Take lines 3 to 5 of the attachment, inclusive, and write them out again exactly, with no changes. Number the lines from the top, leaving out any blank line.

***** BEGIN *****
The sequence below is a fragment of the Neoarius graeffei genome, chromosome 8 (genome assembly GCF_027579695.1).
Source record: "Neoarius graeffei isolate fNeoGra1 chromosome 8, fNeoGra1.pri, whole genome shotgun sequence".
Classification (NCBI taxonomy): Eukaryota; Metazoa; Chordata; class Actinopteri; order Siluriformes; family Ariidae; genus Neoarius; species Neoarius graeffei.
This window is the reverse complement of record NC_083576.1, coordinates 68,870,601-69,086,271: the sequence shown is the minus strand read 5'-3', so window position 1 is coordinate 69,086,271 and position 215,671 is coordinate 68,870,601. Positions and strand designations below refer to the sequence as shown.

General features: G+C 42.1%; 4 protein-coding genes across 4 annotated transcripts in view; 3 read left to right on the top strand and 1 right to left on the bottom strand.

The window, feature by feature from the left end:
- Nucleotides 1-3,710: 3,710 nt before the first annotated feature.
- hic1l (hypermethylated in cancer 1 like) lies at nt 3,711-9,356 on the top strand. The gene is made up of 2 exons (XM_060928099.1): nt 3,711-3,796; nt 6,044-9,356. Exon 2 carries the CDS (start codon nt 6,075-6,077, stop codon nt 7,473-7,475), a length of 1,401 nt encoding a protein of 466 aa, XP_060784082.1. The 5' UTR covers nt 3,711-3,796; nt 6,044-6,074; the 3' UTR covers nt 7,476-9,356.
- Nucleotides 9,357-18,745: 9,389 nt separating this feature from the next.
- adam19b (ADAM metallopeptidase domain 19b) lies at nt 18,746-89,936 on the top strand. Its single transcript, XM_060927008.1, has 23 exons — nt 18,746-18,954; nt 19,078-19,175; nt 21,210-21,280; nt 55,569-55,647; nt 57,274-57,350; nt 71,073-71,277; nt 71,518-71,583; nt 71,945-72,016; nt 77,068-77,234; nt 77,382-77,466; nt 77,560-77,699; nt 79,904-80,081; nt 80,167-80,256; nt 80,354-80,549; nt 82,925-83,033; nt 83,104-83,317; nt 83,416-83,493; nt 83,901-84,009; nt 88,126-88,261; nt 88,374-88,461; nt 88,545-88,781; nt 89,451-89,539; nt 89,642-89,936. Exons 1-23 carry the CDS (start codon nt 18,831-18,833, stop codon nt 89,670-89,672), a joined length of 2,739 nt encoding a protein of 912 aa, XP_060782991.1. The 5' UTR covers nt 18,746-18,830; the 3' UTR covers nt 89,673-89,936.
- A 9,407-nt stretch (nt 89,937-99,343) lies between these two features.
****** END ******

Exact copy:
Classification (NCBI taxonomy): Eukaryota; Metazoa; Chordata; class Actinopteri; order Siluriformes; family Ariidae; genus Neoarius; species Neoarius graeffei.
This window is the reverse complement of record NC_083576.1, coordinates 68,870,601-69,086,271: the sequence shown is the minus strand read 5'-3', so window position 1 is coordinate 69,086,271 and position 215,671 is coordinate 68,870,601. Positions and strand designations below refer to the sequence as shown.

General features: G+C 42.1%; 4 protein-coding genes across 4 annotated transcripts in view; 3 read left to right on the top strand and 1 right to left on the bottom strand.